By Joanna Follings, OMAFRA Cereals Specialist
Co-written by Dave Hooker, University of Guelph, Ridgetown Campus
Winter wheat can often be found to survive short freeze thaw events throughout the winter. However with the recent dips in temperatures with little to no snow cover, there are some concerns about crop damage and survivability. There is also some concern that more cycles of day-night freeze-thaw cycles in 2018 may be causing more frost heaving and unthrifty or dead plants once growth resumes. Incidentally, most winterkill occurs in Ontario under ice or frost heaving, rather than cold temperatures.
The risk of cold damage after the crop has come out of dormancy may increase when temperatures at the crown are below -10°C. Although many nighttime temperatures have been cool, the temperatures at the crown have likely been warmer than -10°C in many regions over the past two weeks. In regions where temperatures have dipped below -10°C for more than 48 hours, there has been some snow cover providing insulation to the crop.
It is important to walk your fields and assess the crop after a week or two of warm weather (if it ever arrives!), particularly those fields that may be at higher risk of winterkill. These fields include: those that were planted shallow, had frost heave problems (planted too shallow!), planted with a variety that has poor winter hardiness, were planted late or had ponding throughout the winter.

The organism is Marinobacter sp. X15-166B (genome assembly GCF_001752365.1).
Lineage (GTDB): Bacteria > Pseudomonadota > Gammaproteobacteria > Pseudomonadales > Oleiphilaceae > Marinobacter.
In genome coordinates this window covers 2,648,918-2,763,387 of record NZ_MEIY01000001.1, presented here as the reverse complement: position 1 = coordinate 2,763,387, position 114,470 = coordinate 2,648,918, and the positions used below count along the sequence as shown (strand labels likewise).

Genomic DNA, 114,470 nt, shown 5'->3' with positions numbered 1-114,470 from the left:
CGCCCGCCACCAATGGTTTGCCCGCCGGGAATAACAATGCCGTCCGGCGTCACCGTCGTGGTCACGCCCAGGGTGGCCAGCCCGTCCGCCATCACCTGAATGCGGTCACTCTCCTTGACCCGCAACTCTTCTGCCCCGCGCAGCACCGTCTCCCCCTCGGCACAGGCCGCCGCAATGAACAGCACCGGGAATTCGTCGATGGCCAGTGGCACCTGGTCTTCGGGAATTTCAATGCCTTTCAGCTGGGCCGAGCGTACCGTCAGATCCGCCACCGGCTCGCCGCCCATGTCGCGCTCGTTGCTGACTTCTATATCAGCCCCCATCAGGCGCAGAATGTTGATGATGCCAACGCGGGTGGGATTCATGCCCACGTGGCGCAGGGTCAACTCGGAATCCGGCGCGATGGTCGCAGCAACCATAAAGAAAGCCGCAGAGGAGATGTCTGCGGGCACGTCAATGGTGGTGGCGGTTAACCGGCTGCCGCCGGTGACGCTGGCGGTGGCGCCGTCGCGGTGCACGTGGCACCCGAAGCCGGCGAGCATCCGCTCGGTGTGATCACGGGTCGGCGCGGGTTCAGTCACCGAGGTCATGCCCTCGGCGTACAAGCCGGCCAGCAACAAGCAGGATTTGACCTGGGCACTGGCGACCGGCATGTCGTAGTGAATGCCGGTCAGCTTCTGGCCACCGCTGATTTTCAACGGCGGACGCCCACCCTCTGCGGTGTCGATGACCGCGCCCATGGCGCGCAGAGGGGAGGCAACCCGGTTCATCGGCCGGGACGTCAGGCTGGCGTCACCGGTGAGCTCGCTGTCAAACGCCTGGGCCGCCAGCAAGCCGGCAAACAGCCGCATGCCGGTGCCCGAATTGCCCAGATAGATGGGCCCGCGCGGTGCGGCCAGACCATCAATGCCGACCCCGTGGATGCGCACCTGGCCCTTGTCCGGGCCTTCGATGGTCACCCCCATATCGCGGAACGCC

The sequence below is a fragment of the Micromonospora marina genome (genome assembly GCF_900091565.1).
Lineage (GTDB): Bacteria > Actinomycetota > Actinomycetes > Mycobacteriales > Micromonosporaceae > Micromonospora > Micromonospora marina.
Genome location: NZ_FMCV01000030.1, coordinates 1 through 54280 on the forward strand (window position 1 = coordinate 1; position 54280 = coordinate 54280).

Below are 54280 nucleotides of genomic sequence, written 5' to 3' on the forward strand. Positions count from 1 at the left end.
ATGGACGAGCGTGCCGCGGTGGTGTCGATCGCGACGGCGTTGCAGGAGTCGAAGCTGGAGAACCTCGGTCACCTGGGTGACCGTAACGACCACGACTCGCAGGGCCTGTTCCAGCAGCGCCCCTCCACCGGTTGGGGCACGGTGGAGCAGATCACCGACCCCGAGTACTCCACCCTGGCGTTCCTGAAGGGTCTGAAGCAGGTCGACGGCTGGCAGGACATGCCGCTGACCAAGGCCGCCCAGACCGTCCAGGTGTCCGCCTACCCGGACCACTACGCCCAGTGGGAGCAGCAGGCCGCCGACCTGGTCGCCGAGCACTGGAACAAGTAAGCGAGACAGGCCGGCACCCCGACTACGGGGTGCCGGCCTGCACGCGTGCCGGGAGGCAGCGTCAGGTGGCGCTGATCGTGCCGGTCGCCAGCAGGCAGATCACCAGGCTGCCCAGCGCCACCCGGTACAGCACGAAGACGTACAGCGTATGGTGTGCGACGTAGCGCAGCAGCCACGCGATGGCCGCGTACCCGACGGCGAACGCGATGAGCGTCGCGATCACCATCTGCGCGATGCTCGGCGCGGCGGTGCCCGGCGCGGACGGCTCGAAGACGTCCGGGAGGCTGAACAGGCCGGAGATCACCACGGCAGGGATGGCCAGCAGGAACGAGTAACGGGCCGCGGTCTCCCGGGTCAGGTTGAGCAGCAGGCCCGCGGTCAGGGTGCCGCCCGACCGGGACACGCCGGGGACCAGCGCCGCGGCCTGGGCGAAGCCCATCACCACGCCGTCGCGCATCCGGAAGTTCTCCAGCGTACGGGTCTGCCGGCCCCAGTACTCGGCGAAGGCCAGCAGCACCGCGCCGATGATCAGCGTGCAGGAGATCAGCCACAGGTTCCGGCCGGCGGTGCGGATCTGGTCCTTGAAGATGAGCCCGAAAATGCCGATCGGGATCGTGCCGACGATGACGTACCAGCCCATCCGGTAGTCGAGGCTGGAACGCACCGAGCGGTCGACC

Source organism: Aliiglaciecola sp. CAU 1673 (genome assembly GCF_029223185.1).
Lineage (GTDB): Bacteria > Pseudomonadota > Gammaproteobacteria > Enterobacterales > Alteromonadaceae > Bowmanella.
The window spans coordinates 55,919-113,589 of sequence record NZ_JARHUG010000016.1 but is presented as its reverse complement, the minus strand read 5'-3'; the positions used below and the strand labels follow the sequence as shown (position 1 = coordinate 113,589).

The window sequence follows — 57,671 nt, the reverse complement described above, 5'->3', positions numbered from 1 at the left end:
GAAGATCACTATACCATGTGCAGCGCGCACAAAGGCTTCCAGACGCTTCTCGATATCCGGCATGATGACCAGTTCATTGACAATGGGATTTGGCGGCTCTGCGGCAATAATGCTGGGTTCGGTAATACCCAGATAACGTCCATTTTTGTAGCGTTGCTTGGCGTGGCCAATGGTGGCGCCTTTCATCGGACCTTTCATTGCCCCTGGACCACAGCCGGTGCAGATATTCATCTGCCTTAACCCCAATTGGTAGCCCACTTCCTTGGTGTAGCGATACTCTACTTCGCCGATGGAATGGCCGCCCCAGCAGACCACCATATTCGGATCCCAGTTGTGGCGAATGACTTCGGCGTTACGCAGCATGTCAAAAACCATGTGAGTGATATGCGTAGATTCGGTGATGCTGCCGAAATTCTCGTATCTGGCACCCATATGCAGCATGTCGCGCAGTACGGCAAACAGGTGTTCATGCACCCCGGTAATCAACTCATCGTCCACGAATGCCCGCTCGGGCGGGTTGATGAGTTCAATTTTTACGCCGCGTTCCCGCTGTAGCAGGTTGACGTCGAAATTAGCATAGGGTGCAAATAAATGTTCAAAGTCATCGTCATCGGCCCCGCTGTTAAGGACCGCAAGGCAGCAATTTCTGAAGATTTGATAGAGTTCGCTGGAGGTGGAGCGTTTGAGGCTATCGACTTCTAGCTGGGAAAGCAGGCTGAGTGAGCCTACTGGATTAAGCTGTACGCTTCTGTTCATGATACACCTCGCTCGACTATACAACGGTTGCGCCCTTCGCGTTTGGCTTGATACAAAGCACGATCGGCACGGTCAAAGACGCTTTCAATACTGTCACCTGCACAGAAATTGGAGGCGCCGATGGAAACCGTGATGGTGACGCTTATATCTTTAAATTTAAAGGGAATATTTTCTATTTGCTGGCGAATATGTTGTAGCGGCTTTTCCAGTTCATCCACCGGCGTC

When making winter wheat assessments for winter survival, fields should be walked in late April to early May after growth resumes, with the replant decision to another crop being made as late as possible. When evaluating wheat stands you need to count the number of plants per foot of row.
It is also important to assess the health of the plants themselves to determine whether plants are actually going to survive or not. Are the plants well anchored into the ground or is the seed lying on the soil surface with the plant holding on by a single root? If plants are not well anchored, do not include them in your stand counts as they are less likely to survive.
When making assessments do not focus on bad spots in the field. Conduct a number of stand counts and plant health assessments throughout the entire field to get a broader perspective of what is happening. If 5% of the field is in poor condition and the remainder of the field is in good condition, do not take the wheat out. Also, be sure to consider the planting date. If the wheat was planted early, it has more yield potential.
See full article at fieldcropnews.com.